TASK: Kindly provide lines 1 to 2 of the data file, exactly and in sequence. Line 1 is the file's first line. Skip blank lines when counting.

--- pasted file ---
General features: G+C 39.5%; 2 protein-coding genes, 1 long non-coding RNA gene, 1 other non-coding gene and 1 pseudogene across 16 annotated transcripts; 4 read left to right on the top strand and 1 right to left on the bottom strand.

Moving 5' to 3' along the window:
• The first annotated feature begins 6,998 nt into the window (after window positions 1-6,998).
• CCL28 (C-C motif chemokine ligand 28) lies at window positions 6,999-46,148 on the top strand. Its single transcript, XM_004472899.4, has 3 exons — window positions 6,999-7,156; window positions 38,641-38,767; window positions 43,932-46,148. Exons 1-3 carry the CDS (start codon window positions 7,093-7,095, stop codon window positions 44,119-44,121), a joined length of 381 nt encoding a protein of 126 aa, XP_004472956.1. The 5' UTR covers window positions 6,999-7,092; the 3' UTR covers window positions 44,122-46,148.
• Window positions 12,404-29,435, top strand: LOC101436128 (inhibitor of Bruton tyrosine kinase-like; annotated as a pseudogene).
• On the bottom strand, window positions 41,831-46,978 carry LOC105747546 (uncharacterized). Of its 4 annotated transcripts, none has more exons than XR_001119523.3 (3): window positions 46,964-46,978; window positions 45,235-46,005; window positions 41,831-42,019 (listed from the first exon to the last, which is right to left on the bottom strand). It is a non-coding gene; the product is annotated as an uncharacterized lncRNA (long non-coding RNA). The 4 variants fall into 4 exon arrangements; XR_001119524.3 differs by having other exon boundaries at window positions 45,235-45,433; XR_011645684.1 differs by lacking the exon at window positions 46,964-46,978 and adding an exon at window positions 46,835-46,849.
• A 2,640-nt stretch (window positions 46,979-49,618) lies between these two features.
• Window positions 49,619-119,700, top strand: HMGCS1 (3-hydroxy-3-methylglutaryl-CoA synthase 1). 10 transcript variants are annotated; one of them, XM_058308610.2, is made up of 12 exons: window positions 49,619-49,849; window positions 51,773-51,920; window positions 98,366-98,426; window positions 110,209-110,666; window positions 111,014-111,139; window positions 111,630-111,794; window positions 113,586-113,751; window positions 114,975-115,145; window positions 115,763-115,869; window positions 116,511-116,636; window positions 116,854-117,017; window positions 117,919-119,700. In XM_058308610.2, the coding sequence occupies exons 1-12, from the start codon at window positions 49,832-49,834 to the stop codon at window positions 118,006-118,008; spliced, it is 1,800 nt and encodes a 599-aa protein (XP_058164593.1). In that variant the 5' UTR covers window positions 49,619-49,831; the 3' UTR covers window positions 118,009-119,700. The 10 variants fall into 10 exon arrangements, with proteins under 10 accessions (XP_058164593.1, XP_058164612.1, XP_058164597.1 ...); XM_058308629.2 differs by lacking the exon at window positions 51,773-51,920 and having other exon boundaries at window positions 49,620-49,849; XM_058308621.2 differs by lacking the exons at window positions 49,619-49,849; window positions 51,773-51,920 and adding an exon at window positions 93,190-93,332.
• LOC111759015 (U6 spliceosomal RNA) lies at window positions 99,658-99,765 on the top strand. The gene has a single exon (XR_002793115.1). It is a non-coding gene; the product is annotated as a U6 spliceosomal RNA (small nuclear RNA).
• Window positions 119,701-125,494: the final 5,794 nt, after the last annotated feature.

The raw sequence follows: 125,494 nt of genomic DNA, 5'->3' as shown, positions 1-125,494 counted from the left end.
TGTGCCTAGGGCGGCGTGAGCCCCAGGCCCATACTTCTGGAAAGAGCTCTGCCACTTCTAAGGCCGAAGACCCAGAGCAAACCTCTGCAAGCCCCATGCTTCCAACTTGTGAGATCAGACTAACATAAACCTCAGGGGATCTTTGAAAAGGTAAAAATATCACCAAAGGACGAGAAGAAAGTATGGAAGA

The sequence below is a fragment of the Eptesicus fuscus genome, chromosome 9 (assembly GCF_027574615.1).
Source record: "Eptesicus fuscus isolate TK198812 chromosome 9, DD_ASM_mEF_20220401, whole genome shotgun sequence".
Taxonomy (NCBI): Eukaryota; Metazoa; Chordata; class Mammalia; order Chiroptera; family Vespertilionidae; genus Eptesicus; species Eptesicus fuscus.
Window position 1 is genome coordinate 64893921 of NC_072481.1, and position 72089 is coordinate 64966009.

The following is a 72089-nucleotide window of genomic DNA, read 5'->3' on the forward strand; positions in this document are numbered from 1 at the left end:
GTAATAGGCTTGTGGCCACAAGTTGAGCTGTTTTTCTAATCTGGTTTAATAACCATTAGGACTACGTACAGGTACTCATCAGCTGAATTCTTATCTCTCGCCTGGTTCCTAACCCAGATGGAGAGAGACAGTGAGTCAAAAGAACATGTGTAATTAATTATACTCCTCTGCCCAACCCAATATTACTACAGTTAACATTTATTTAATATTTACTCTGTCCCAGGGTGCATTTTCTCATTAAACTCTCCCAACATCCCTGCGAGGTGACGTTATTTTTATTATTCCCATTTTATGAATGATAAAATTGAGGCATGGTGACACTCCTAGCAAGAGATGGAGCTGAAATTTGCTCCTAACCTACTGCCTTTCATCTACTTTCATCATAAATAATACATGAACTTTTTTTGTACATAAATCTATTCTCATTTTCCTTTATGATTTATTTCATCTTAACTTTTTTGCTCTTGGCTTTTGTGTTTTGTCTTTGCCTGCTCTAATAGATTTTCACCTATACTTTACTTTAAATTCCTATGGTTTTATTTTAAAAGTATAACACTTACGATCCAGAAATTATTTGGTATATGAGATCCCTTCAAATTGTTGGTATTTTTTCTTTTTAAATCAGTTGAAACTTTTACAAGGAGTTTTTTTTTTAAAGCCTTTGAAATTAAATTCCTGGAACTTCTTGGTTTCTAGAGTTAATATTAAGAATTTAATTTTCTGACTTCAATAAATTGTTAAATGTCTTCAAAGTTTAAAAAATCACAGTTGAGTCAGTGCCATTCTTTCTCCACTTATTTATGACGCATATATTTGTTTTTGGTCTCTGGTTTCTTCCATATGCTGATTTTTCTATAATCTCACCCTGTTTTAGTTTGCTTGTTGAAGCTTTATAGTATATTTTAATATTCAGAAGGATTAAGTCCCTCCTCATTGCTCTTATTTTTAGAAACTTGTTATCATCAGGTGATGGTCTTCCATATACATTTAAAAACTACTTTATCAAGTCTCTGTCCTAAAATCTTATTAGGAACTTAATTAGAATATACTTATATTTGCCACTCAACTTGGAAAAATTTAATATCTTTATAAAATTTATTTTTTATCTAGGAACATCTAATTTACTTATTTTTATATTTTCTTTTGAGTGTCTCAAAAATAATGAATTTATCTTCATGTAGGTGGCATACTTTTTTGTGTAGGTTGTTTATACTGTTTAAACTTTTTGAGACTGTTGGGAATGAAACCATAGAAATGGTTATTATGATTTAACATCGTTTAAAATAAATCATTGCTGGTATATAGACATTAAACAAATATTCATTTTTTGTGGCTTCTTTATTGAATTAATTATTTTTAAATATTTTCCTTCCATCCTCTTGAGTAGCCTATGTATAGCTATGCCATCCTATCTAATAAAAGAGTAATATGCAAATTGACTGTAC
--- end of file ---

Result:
General features: G+C 39.5%; 2 protein-coding genes, 1 long non-coding RNA gene, 1 other non-coding gene and 1 pseudogene across 16 annotated transcripts; 4 read left to right on the top strand and 1 right to left on the bottom strand.

Moving 5' to 3' along the window: